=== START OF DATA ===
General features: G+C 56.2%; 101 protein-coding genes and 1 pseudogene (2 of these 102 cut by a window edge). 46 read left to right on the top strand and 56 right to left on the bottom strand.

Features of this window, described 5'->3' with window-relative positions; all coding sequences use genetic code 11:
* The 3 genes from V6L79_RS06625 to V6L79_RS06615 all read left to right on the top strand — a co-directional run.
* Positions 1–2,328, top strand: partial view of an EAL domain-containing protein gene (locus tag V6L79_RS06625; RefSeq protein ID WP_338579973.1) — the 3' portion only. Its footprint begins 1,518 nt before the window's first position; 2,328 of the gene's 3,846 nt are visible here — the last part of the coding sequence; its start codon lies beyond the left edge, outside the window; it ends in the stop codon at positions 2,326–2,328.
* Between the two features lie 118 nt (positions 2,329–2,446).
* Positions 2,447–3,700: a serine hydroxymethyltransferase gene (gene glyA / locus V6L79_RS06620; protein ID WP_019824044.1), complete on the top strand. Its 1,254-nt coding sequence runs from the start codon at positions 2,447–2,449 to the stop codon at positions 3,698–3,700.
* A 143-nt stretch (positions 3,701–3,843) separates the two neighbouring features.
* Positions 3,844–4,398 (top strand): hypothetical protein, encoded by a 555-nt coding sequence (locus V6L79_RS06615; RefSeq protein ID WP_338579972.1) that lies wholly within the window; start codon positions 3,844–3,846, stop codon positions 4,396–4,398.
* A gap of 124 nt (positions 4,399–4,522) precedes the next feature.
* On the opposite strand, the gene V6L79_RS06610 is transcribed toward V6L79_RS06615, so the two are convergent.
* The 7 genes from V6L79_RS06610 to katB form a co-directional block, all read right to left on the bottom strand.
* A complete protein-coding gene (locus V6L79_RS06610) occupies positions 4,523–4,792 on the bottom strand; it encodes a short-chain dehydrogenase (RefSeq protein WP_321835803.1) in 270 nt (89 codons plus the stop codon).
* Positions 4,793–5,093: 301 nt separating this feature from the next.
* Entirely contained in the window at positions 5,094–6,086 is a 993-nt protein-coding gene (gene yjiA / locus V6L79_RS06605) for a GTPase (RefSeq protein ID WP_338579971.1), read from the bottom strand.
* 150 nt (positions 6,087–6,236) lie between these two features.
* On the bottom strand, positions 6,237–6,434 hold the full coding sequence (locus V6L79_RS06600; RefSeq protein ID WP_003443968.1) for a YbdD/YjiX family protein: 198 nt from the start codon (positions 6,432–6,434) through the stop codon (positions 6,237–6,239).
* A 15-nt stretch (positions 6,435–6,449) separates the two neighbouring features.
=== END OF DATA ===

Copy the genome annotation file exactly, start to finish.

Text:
General features: G+C 56.2%; 101 protein-coding genes and 1 pseudogene (2 of these 102 cut by a window edge). 46 read left to right on the top strand and 56 right to left on the bottom strand.

Features of this window, described 5'->3' with window-relative positions; all coding sequences use genetic code 11:
* The 3 genes from V6L79_RS06625 to V6L79_RS06615 all read left to right on the top strand — a co-directional run.
* Positions 1–2,328, top strand: partial view of an EAL domain-containing protein gene (locus tag V6L79_RS06625; RefSeq protein ID WP_338579973.1) — the 3' portion only. Its footprint begins 1,518 nt before the window's first position; 2,328 of the gene's 3,846 nt are visible here — the last part of the coding sequence; its start codon lies beyond the left edge, outside the window; it ends in the stop codon at positions 2,326–2,328.
* Between the two features lie 118 nt (positions 2,329–2,446).
* Positions 2,447–3,700: a serine hydroxymethyltransferase gene (gene glyA / locus V6L79_RS06620; protein ID WP_019824044.1), complete on the top strand. Its 1,254-nt coding sequence runs from the start codon at positions 2,447–2,449 to the stop codon at positions 3,698–3,700.
* A 143-nt stretch (positions 3,701–3,843) separates the two neighbouring features.
* Positions 3,844–4,398 (top strand): hypothetical protein, encoded by a 555-nt coding sequence (locus V6L79_RS06615; RefSeq protein ID WP_338579972.1) that lies wholly within the window; start codon positions 3,844–3,846, stop codon positions 4,396–4,398.
* A gap of 124 nt (positions 4,399–4,522) precedes the next feature.
* On the opposite strand, the gene V6L79_RS06610 is transcribed toward V6L79_RS06615, so the two are convergent.
* The 7 genes from V6L79_RS06610 to katB form a co-directional block, all read right to left on the bottom strand.
* A complete protein-coding gene (locus V6L79_RS06610) occupies positions 4,523–4,792 on the bottom strand; it encodes a short-chain dehydrogenase (RefSeq protein WP_321835803.1) in 270 nt (89 codons plus the stop codon).
* Positions 4,793–5,093: 301 nt separating this feature from the next.
* Entirely contained in the window at positions 5,094–6,086 is a 993-nt protein-coding gene (gene yjiA / locus V6L79_RS06605) for a GTPase (RefSeq protein ID WP_338579971.1), read from the bottom strand.
* 150 nt (positions 6,087–6,236) lie between these two features.
* On the bottom strand, positions 6,237–6,434 hold the full coding sequence (locus V6L79_RS06600; RefSeq protein ID WP_003443968.1) for a YbdD/YjiX family protein: 198 nt from the start codon (positions 6,432–6,434) through the stop codon (positions 6,237–6,239).
* A 15-nt stretch (positions 6,435–6,449) separates the two neighbouring features.